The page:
The mother found no word to comfort her.
“I want to go home, Mama!”
“Go back through the same terrible path? Never ever! I will prefer to go to the sea.” – She replied.
“I want to go home, Mama!”
The mother stood up. She noticed a row of young birches behind a hill little far. Looking at those she realized that the trees had began to move. She understood that it was people who had broken birch foliage for the midsummer’s foliage halls. She made a move targeting them where she would find water.

On the way she found a small hut behind a green fence with a white gate. The door there was open – as if it said a friendly welcome to all passers-by. They entered crossing the gate and arrived in the garden of Pine and Columbine. Now she noticed that the curtains were down in front of the windows. All of the curtains were white. Only one window in the attic was open.
A white hand waved a little white cloth in the midst of touch-me-not plants, as if waving to someone who wants to travel.

She went up to the porch. There was a wreath of green leaves with white roses. But it was too big to be a bridal wreath. Stepping in the corridor she asked if anyone was there. Getting no answer, she entered the room. There was a silver studded black coffin lying in the forest of flowers on the ground. Inside the coffin she saw a young girl with a bridal wrath on her head.

The walls of the room were made with new pine boards – those were all glazed so that all the branches were to be seen. The dark branches in the oval holes looked like eyeballs.

Seeing the walls, the child said, “See, so many eyes are there, mama!”

Those were eyes of all types – beautiful, eloquent, serious, little children’s shining eyes with a smile, evil eyes showing much white, open and aware eyes that looks at the heart, and in the middle it was a large eye of the mother, which looked at the lifeless girl with heartfelt love shedding tears of pine resin, which was sparkling red and green like a diamond in the rays of the setting sun.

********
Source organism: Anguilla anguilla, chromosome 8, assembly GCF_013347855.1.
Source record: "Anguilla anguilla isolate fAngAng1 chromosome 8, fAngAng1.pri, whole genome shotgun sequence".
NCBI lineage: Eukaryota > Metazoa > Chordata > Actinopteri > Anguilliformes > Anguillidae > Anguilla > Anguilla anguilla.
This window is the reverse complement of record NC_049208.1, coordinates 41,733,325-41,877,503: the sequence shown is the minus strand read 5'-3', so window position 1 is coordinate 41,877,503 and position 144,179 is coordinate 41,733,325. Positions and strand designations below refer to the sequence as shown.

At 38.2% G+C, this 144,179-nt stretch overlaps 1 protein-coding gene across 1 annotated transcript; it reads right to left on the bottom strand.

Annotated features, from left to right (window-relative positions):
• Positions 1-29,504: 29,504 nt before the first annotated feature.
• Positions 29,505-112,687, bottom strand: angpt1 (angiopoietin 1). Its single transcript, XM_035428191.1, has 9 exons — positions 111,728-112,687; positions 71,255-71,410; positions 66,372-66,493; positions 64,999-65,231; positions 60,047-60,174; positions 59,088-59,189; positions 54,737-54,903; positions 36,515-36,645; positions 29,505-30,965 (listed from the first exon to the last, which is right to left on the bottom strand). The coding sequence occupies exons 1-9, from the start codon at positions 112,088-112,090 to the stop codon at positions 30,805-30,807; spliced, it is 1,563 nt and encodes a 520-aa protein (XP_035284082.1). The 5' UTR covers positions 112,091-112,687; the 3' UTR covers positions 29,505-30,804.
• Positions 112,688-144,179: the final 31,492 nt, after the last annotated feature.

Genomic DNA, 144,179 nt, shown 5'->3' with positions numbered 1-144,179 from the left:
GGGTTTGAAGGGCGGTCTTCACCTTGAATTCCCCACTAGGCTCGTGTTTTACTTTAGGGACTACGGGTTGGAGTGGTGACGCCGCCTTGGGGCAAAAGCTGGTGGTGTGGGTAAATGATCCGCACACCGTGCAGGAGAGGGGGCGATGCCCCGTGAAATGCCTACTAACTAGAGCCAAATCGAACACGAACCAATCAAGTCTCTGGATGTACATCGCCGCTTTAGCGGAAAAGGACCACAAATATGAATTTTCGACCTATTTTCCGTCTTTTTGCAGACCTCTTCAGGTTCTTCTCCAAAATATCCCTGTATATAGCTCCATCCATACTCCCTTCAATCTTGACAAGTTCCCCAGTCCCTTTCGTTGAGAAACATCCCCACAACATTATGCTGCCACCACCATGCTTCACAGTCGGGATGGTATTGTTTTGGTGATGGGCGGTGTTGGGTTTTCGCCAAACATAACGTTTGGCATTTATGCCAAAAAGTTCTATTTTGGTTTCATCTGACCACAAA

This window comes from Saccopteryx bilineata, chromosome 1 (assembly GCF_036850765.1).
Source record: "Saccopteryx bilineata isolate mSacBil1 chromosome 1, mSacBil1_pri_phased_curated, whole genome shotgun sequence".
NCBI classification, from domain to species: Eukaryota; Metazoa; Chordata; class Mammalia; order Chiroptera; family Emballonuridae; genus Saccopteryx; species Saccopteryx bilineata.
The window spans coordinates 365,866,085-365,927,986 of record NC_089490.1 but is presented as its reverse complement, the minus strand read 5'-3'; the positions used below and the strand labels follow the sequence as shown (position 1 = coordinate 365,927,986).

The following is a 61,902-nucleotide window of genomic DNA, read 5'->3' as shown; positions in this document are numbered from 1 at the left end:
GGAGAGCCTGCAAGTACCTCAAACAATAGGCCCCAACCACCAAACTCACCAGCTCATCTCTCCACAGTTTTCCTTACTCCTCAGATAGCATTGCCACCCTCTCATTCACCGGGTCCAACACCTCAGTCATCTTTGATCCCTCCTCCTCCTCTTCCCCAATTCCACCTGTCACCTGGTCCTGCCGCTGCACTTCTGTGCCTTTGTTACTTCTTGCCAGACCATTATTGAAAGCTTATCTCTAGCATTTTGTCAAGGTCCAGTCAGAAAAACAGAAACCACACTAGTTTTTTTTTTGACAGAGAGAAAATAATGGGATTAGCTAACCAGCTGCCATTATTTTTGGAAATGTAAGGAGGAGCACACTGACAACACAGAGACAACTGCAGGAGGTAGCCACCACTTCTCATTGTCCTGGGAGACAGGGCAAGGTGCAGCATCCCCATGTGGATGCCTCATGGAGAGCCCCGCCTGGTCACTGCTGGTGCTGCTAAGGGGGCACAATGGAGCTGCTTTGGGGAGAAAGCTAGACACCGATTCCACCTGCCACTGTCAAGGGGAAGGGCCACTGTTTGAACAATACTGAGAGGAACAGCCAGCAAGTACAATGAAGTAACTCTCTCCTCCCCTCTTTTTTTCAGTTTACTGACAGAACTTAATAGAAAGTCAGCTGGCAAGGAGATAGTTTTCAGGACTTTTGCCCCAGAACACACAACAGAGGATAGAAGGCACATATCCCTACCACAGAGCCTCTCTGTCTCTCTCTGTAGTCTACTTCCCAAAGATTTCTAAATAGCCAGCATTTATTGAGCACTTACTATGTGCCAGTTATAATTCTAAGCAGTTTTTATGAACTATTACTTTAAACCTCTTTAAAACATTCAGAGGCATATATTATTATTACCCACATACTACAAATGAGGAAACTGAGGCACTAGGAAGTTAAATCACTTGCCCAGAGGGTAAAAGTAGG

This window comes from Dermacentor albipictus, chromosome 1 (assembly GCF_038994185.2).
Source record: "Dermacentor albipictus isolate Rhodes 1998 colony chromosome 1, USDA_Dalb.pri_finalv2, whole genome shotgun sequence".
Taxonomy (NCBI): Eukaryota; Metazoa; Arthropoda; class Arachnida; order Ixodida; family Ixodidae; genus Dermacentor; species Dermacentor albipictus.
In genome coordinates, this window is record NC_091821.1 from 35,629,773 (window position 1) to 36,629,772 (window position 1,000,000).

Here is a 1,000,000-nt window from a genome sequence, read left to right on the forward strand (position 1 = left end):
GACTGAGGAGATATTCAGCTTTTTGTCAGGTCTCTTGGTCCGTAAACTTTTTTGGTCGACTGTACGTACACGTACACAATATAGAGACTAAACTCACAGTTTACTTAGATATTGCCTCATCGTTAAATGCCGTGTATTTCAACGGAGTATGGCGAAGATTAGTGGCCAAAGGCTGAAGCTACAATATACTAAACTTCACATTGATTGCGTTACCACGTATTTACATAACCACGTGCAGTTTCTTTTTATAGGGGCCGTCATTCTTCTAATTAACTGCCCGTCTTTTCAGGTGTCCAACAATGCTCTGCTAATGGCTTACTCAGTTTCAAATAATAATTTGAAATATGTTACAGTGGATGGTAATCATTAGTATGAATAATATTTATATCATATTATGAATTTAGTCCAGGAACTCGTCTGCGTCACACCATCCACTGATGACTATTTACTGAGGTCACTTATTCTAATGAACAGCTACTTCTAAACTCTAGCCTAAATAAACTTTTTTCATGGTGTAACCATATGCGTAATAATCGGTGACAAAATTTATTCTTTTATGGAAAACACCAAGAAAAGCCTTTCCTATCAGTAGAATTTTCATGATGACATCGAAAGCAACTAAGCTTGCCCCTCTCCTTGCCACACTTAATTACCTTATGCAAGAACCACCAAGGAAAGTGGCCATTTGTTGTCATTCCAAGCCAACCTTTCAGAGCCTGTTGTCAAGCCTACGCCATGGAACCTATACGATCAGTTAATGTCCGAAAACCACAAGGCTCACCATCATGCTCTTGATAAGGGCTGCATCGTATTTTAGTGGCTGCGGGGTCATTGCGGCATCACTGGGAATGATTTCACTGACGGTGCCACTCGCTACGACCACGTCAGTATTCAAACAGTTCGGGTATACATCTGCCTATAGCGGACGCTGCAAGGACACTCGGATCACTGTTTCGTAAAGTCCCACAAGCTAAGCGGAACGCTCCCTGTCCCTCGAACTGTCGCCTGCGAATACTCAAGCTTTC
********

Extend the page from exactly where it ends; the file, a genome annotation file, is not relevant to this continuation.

“Is the girl sleeping?” The child asked as she discovered the girl in the coffin.
“Yes, she sleeps.”
“Is she a bride, mama?”
“Yes, she is a bride.”

The mother recognized her. That was the girl who was supposed to get married on Midsummer Day after the sailor’s returning home. But the sailor’s letter had broken her heart. He had written that he would be able to be back only after autumn. And she didn’t want to wait till autumn because then the trees would drop the foliage and storms would start growling.

She had listened to the songs of the dove and understood its meaning.

Now as the young mother left, she knew where she was going.

Keeping the heavy basket outside the gate she took the child in her arms. She made a move to the next meadow, which separated them from the beach. The meadow was actually an ocean of flowers that murmured and whispered around her white skirt. And her skirt was coloured with all sorts of colourful petals. Bumblebees, bees and butterflies flew singing spreading their wings making a single cheerful golden cloud. She walked down the beach in light steps.

She saw a white boat sailing straight towards the jetty, though none was seen at the wheel. Bathed in flower-petals and floral aroma, she waited further – her skirt looked like a flowerbed painted with many fine colours.

She came down at the pasture of the sea-shore and stood there under a tree. She saw a bird’s nest between the trunk and the branch. The tree began swaying in the evening breeze; also the three chicks of the great crested grebe swayed along. The child wanted to caress them.
“No, baby.” – Said the mother: “Never disturb birds in the nest.”
As they were standing on the stones of the strand, the white boat stopped there just in front of them. No, there was none inside.
She boarded the boat with her child. Immediately it turned towards the bay and sailed away from the beach.
They were sailing by the hills where the church stood. Seeing them all the bells in the church started ringing fast and joyful. The boat left the bay and came to the wide area from where the open ocean was seen.

The view of the deep blue gentle ocean delighted the little girl. And then, it was no longer water on which they were sailing. They saw blossoms of flax all around them. The child could easily pluck them stretching her hands. And the blossoms raised their heads and then bowed making little waves whispering against the boat. Infinite floral waves spread before them, but then were covered by a mist; and sound of the ocean waves was heard.
They were amazed when they heard the songs of a larch from deep inside that mist.
The child asked, “How come there is a larch in the sea?”
“The sea is so green that the larch believes is to be pasture.”- replied the mother.
The mist disappeared after sometime. The sky came out as a blue as the flax field and the larch was flying over that.

They looked on and on. Finally, they saw a green island with white sandy shore, where people in white cloths walked holding each other’s hand. The setting sun illuminated the golden roof of a pillar, where white fire was alight below sacred sacrificial bowls. A rainbow of rose-red and forest-green was seen above the green island.
“What is that, mama?”
The mother did not know the answer; however she tried to, “It is heaven about which the dove was singing.”
“What is heaven, mama?”
“That is a place where all are happy. There is nothing called worry in the heaven, no discord as well.”
“Then I want to go there.”- The child said.
“I too want to.” – said the tired, abandoned mother, who was supposed to find answers to all the questions, finally.